By Emily Monks-Leeson
Today our blog series First World War Centenary: Honouring Canada’s Victoria Cross recipients marks the anniversary of the Battle of Hill 70, a decisive victory for the Canadian Corps and site of mourning for many thousands of Canadian and German families. Six Canadians were awarded the Victoria Cross (VC) for their actions during and immediately following Hill 70. Among them was Robert Hill Hanna, born in Kilkeel, Ireland, on August 6, 1887, and an immigrant to Canada in 1905.
Hanna enlisted with the 29th Battalion (British Columbia Regiment) and was a 30-year-old company sergeant-major on August 21, 1917. His company, which was fighting to capture a heavily protected German strongpoint near Hill 70 at Lens, France, had suffered heavy casualties, including every one of Hanna’s ranking officers. In the face of this, Hanna rallied a party of men and led them in a forward attack on the German strongpoint, rushing the barbed wire and killing the German soldiers manning a machine gun.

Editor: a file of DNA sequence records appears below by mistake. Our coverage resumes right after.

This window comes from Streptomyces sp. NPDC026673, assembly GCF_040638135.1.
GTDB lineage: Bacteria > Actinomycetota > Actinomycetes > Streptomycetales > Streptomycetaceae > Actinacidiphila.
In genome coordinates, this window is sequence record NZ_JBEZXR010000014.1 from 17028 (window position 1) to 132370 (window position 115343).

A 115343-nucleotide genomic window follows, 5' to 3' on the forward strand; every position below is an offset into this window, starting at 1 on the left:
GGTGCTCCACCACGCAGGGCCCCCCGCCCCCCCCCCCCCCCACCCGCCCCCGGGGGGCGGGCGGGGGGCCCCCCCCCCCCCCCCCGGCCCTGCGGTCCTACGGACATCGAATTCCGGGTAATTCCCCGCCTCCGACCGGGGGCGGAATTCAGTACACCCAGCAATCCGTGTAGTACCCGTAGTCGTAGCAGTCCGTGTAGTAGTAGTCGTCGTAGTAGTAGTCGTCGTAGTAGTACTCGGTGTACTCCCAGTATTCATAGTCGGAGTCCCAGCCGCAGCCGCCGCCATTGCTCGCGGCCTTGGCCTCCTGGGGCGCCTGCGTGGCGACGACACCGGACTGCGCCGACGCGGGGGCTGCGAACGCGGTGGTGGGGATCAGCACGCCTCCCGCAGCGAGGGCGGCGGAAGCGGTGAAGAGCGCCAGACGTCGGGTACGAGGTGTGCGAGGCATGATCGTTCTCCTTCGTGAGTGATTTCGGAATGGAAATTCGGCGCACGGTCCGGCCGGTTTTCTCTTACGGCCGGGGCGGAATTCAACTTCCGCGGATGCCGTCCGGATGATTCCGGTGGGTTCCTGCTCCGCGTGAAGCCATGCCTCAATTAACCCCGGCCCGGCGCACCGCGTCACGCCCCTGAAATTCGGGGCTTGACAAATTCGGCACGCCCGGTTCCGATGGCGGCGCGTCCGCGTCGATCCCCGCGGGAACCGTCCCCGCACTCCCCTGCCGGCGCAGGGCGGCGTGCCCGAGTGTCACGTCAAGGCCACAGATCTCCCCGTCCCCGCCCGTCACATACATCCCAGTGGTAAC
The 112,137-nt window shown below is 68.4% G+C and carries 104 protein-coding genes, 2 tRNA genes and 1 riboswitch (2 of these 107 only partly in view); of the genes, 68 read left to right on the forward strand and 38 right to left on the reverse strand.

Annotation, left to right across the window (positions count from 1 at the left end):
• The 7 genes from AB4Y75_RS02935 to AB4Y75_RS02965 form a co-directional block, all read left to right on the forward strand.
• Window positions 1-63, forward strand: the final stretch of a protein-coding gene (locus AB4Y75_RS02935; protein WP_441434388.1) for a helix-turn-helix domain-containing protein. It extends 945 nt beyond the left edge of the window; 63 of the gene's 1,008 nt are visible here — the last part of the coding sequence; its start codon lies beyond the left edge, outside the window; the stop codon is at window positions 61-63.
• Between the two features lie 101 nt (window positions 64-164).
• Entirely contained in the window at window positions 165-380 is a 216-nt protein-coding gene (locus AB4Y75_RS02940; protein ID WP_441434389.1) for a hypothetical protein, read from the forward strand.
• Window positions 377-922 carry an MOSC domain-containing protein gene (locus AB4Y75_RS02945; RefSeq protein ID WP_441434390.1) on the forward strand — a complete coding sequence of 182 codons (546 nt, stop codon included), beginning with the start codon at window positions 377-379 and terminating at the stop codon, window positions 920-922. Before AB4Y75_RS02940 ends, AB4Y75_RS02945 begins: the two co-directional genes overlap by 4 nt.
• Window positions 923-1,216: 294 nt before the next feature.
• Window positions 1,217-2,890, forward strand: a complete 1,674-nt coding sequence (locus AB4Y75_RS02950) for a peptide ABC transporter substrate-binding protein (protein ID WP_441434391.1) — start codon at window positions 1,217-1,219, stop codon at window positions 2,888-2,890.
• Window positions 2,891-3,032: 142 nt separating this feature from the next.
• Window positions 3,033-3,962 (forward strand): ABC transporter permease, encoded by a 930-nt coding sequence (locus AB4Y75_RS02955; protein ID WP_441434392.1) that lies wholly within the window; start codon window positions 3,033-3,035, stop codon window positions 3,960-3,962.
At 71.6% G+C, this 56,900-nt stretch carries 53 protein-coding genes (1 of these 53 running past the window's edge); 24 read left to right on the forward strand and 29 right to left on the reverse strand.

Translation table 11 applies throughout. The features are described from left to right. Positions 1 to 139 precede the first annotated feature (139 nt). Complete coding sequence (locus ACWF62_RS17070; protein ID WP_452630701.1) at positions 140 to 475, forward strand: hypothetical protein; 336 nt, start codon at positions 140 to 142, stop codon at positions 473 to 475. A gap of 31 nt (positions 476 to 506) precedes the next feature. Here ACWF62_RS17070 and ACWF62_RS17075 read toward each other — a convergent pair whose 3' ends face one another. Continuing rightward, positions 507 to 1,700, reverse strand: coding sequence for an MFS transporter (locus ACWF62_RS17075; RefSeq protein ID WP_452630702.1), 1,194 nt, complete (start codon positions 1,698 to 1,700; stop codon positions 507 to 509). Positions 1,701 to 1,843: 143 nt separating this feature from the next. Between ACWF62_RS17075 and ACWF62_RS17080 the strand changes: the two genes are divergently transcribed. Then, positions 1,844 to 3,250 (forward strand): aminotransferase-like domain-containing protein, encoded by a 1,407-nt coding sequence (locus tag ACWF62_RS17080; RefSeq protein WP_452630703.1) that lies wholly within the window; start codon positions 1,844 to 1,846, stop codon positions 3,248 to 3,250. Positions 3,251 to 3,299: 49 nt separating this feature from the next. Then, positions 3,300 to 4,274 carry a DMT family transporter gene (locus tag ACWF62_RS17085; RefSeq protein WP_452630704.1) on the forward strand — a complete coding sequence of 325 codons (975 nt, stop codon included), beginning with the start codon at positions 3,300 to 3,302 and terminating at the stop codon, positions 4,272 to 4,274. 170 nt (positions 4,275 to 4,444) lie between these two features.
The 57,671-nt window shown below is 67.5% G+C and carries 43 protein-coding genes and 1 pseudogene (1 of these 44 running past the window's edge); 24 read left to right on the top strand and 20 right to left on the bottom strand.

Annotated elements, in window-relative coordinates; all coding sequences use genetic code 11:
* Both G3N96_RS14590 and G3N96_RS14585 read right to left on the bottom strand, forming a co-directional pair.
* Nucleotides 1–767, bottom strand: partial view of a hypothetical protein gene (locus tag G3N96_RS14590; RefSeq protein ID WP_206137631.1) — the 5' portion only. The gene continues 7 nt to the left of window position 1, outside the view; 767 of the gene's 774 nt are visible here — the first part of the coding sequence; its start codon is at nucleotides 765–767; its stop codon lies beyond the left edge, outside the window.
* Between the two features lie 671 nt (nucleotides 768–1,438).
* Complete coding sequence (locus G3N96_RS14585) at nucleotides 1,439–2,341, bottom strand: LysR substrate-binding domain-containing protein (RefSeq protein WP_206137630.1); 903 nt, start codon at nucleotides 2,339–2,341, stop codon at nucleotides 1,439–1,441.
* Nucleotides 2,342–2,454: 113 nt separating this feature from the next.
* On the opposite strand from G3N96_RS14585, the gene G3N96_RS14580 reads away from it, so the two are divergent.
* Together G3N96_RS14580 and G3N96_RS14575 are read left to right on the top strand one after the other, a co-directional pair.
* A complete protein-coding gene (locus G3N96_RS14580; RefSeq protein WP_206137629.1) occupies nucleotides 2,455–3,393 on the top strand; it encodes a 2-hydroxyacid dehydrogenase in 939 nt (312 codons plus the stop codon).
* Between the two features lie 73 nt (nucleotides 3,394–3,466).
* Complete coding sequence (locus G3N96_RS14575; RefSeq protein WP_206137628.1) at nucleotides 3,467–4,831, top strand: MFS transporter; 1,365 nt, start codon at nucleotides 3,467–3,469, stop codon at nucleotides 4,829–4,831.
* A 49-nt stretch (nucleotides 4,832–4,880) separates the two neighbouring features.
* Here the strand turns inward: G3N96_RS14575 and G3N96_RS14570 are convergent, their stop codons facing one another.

His citation in the London Gazette states:
This most courageous action, displaying courage and personal bravery of the highest order at this most critical moment of the attack, was responsible for the capture of a most important tactical point, and but for his daring action and determined handling of a desperate situation the attack would not have succeeded.
Hanna later achieved the rank of lieutenant. He survived the war and returned to Canada. Lieutenant Robert Hill Hanna died in Mount Lehman, British Columbia, on June 15, 1967.
Library and Archives Canada holds the Canadian Expeditionary Force service file for Lieutenant Robert Hill Hanna.
Emily Monks-Leeson is an archivist in Digital Operations at Library and Archives Canada.